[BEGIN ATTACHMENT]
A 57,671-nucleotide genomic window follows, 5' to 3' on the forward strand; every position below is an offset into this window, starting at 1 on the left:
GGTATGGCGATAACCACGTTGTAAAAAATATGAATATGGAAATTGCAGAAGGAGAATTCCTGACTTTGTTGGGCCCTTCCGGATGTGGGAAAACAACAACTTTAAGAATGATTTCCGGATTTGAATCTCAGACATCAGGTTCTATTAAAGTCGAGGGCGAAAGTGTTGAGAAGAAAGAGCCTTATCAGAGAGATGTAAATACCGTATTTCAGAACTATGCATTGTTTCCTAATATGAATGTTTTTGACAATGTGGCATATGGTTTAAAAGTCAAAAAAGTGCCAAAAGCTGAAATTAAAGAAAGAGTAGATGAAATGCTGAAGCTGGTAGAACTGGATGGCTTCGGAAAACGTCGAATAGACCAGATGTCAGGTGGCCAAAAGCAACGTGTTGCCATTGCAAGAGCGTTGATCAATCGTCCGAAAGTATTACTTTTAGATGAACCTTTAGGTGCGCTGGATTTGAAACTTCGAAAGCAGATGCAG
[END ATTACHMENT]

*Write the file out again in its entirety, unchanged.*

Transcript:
A 57,671-nucleotide genomic window follows, 5' to 3' on the forward strand; every position below is an offset into this window, starting at 1 on the left:
GGTATGGCGATAACCACGTTGTAAAAAATATGAATATGGAAATTGCAGAAGGAGAATTCCTGACTTTGTTGGGCCCTTCCGGATGTGGGAAAACAACAACTTTAAGAATGATTTCCGGATTTGAATCTCAGACATCAGGTTCTATTAAAGTCGAGGGCGAAAGTGTTGAGAAGAAAGAGCCTTATCAGAGAGATGTAAATACCGTATTTCAGAACTATGCATTGTTTCCTAATATGAATGTTTTTGACAATGTGGCATATGGTTTAAAAGTCAAAAAAGTGCCAAAAGCTGAAATTAAAGAAAGAGTAGATGAAATGCTGAAGCTGGTAGAACTGGATGGCTTCGGAAAACGTCGAATAGACCAGATGTCAGGTGGCCAAAAGCAACGTGTTGCCATTGCAAGAGCGTTGATCAATCGTCCGAAAGTATTACTTTTAGATGAACCTTTAGGTGCGCTGGATTTGAAACTTCGAAAGCAGATGCAG